The long-in-the-works plans for local green developer Onion Flats' mixed-use project in East Falls are moving toward an official city review, with an equity partner and some minor design changes. Meanwhile, the former Delaware Valley High School property next door is for sale.

Ridge Flats, at the site of the former Rivage Ballroom at Ridge Avenue and Calumet Street, would be Onion Flats' largest undertaking, at 146 units. The company is now partnering with Grasso Holdings and is finalizing financing, Onion Flats' Tim McDonald said at a meeting with members of East Falls Community Council's zoning committee Wednesday night.

Just steps away at 4333 Ridge Ave., the empty one-acre site where the controversial and troubled alternative high school operated until a shutdown last year, is listed for sale at $2,295,000. That's significantly higher than the minimum $133,700 opening bid the city asked for in a recent unsuccessful sheriff sale, as detailed by the City Paper. When no bidders came forward, the property's ownership reverted back to its mortgage holder, said Al Spivey Jr., aide to Councilman Curtis Jones, Jr.

Spivey said at the EFCC zoning meeting that he was working on several potential future plans for the DVHS property, though none were solid enough to talk about yet.

Green initiatives and variance requests 

For the Onion Flats project, the current progress comes after a year-long delay in finalizing a deal with the city Redevelopment Authority. The Kensington-based architecture, design and building group plans what could be the country's largest net-zero energy residential development, where energy for nearly all utilities is generated on site and residents have minimal power bills.

Onion Flats has presented and discussed its plans four times now before the EFCC and the community, but there will likely be at least one more local meeting and an official vote before a formal city review. Under the new zoning code, the project now must go through the Civic Design Review, which is required for certain large or potentially impactful developments. In this case, that's because the Ridge Flats plan includes more than 100,000 gross square feet of floor area and more than 100 new dwelling units. [See the project's CDR application, including project renderings, here]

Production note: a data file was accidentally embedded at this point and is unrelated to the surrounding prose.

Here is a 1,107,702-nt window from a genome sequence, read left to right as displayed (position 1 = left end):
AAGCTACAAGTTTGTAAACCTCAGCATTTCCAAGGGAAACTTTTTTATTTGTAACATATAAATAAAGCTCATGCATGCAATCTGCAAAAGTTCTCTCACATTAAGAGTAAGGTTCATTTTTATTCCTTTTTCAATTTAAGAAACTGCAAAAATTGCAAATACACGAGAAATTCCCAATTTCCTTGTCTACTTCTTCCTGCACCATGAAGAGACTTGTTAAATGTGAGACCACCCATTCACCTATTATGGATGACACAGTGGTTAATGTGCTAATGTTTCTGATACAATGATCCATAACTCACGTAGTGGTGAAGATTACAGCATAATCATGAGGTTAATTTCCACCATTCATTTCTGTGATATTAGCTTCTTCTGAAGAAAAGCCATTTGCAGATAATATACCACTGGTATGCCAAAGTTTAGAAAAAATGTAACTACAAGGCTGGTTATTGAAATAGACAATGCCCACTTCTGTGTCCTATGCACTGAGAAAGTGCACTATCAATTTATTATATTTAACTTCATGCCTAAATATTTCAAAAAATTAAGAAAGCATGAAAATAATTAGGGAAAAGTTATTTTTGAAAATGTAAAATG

Ridge Flats also requires several zoning and use variances, one because of a quirk created by a previously-existing overlay on the East Falls commercial district. The Ridge Flats plan includes only 9,300 square feet of retail space, which would require about 40 parking spaces going by the commercial part alone. But the overall square footage of the project, at more than 173,000, would technically require 695 parking spots, an unworkable number and far more than would have been required under the city's former "one to one" equation for residential parking.

As the plan stands now, it will create 11 new on-street parking spots, and include 120 on-site spots for residents, along with 62 bike spaces. The number of units has risen from the original 123 to 146, because three-bedroom units were eliminated in favor of more one- and two-bedroom apartments, said Onion Flats' Howard Steinberg.

The Ridge Flats plan will go before CDR members, which for each application includes a representative of the local registered community organization, at a meeting scheduled for 1 p.m. July 2. [agenda here]

Will DVHS site play a part? 

Not surprisingly, members of the audience at Wednesday's meeting were curious whether the group behind Ridge Flats are or could be interested in the DVHS space as well. McDonald didn't rule it out, but said any future project they did in East Falls would be a separate effort from Ridge Flats.

"That site, if we take it on, would be a distinct project," he said.

The project's aesthetic is similar to other Onion Flats projects, with varied facade materials including metal mesh, wood and laminate panels in green and orange. The sustainable building aspects of Ridge Flats are its biggest calling card, with planted roof areas, solar panels, sustainable and locally-sourced building materials and an energy monitoring system throughout the complex.

Each unit will track its energy consumption, McDonald said, with the data being used in a planned public art project funded by an amount equal to one percent of the construction cost.

Under the current timetable, the property purchase would close about three months after city approvals are received, with groundbreaking by the end of this year and 12-months of construction.

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